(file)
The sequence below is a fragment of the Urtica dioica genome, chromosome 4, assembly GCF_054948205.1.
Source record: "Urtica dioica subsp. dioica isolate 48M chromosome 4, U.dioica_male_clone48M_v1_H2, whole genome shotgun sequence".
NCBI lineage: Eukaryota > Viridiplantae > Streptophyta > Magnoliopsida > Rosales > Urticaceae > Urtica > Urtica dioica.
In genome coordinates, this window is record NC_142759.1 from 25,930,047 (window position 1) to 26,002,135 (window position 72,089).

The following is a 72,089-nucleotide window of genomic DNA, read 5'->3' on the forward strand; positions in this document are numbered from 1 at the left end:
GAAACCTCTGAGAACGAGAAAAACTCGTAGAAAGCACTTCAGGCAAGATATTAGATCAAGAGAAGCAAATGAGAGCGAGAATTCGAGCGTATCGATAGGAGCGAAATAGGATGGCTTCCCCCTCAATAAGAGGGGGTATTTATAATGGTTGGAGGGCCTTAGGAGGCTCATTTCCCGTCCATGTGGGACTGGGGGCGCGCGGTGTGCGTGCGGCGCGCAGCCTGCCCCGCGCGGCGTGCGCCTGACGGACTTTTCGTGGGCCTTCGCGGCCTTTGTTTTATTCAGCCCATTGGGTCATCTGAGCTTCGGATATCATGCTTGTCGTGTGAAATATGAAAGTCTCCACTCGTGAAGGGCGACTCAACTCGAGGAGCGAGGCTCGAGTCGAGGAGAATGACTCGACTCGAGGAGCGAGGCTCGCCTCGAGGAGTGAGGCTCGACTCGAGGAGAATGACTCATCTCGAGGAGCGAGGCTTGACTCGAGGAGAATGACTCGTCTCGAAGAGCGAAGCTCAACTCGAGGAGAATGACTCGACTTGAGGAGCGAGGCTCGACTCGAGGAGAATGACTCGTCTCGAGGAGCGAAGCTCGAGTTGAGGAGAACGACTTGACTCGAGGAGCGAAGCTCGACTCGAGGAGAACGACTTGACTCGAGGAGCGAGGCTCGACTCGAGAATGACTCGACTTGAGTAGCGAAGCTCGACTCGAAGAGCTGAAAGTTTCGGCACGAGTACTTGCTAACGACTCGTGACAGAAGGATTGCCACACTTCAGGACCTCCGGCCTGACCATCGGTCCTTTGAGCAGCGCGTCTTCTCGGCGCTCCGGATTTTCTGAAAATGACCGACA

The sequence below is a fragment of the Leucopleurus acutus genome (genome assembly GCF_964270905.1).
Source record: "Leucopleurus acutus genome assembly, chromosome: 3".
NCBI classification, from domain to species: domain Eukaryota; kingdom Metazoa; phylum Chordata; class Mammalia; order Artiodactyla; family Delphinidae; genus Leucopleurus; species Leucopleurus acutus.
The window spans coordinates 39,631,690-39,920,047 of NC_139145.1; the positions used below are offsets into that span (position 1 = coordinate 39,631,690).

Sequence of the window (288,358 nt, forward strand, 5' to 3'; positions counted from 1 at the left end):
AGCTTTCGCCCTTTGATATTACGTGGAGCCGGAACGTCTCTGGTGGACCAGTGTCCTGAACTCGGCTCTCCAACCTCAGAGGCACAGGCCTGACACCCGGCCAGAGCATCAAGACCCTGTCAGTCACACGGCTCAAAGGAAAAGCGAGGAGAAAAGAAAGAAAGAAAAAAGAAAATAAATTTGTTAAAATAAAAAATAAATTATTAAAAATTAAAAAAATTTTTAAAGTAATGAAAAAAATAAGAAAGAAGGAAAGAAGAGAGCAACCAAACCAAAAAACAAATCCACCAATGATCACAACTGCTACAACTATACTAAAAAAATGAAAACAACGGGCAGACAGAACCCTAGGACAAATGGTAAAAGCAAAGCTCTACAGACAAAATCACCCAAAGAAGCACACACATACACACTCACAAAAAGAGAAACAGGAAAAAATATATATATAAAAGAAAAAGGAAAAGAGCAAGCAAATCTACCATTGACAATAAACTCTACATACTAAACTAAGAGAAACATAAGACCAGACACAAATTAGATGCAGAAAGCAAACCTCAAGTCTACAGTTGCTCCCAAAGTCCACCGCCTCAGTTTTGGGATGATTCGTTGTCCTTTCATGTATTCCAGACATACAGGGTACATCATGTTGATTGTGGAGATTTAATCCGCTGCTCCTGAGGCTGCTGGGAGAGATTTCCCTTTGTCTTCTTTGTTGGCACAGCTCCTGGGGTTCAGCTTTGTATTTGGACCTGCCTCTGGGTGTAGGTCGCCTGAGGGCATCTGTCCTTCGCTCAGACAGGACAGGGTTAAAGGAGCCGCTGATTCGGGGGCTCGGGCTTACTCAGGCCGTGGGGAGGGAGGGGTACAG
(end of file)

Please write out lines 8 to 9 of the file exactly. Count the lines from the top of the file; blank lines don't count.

Source record: "Leucopleurus acutus genome assembly, chromosome: 3".
NCBI classification, from domain to species: domain Eukaryota; kingdom Metazoa; phylum Chordata; class Mammalia; order Artiodactyla; family Delphinidae; genus Leucopleurus; species Leucopleurus acutus.